QUESTION: How do I tell if my infinity is off on my Zenitar 16mm Fisheye?
I can post some images.

Tamron AF 28-300mm f/3.5-6.3 (77mm)

Okay, this was an impulse buy for $100 when I saw it used (EX quality) at KEH. I caught the older (185D part number), sized for a full 35mm frame, Tamron AF 28-300mm IF AL LD that people claim is better than the newer (although smaller/lightest) AF 28-300mm XR Li/Lii AL LD lenses. Yes, I know it's going to weight a ton and zoom out like a log, but I figured it can't hurt to have an "all-in-one" for when I really can't carry any more lenses (I have just the holster for these occasions). You never know if and when you enter an American football stadium that some security prick or retiree volunteer is going to take issue with you bringing in a big bag/two bags.

Yes, I know the quality is going to give me nothing over the DA 50-200mm (of which is not perfect, although very good for its price) at 200mm, and not going to snap much I will want to print when I zoom out closer to 300mm (at least not beyond a 4x6 print), but I figured it can't hurt to have such in the bag. And if I don't like it, I can always sell it on eBay and get most of it back (just like the 18-55mm or 28-105mm as well). I'm not bothering to buy any 77mm filters, as I don't plan on using it for shots where I need quality (I'd use the DA 50-200mm in that case).

QUESTION: Has anyone used the Tamron 28-300mm?
Especially someone who has used the older?
Especially even more so if someone has used both the full 35mm frame sized one as well as the newer Li/Lii verions.

And yes, I know (or at least heard) it sucks in comparison to the Canon 28-300mm IS for Canon cameras.

I plan on posting pics and comparison between it and both the 28-105mm and 50-200mm at 50mm as well as 105mm, and it and the 50-200mm at 150mm and 200mm, in the future. If I find it too useless and just carrying, while dealing with the zoom range limitations, of the 50-200mm would be better, again, I'll sell it on eBay.

Other Considerations

Yeah, yeah, I know, with all the extra dough I could have gotten a Pentax DA 16-45mm f/4.0 AL ED (67mm) or the Sigma AF 17-70mm f/2.8-4.5 DG Macro (72mm) instead of dealing with the other lenses. But I figured I could play with some cheap lenses to start, sell of the 1-2 I don't end up using, and then buy one of these. With the rebate on the DA 16-45mm extended through July, I have time.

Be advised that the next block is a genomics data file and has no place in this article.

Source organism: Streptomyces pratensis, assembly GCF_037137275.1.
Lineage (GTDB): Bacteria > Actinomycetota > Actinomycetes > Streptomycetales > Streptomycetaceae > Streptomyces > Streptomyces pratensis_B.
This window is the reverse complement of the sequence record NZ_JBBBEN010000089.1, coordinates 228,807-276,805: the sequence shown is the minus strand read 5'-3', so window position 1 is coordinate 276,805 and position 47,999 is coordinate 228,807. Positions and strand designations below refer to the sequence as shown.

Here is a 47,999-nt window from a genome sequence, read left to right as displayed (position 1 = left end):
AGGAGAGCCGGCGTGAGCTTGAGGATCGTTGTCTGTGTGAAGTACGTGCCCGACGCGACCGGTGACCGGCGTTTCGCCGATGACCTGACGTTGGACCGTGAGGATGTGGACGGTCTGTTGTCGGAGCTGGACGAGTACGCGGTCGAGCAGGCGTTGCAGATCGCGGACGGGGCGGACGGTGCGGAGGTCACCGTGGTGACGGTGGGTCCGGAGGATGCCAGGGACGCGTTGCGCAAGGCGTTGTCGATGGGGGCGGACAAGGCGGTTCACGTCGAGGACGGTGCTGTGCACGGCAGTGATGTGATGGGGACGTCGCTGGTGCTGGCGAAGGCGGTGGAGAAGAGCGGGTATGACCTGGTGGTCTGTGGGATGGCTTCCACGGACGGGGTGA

Comments (especially on my questions above), rebukes, suggestions, etc... always welcome!


Last edited by bjsmith; 05-18-2007 at 12:35 AM.
05-18-2007, 02:38 AM   #2
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Hi

My suggestion to all your questions is ..... go and take lots of pictures. Only by experimenting will you see if the equipment is giving you what you want.
05-18-2007, 04:25 AM   #3
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Regarding the infinity focus on your Zenitar. I guess it's very difficult to determine unless you have a split focus screen, like the Katz Eye or the cheap chinese copy (which I opted for. Works GREAT)

If you do verify that it has problems, read this thread. It has instructions on adjusting the focus of the lens.
Zenitar doesn't focus to infinity: Pentax SLR Talk Forum: Digital Photography Review
05-18-2007, 07:58 AM   #4
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QuoteOriginally posted by kskjon Quote
Regarding the infinity focus on your Zenitar. I guess it's very difficult to determine unless you have a split focus screen, like the Katz Eye or the cheap chinese copy (which I opted for. Works GREAT)
Remember, I'm a noob. Don't know if I want to modify my K100D, let alone I don't really understand how these work at all.

QuoteOriginally posted by kskjon Quote
If you do verify that it has problems, read this thread. It has instructions on adjusting the focus of the lens.
Zenitar doesn't focus to infinity: Pentax SLR Talk Forum: Digital Photography Review
Yeah, I already read that thread, as well as some of the links, prior.
I believe also found another thread with a link to a good, visual guide.

Is this something a camera shop might be able to help me with?
Or will they charge me enough that I would have been better off doing with the DA 10-17mm Fisheye?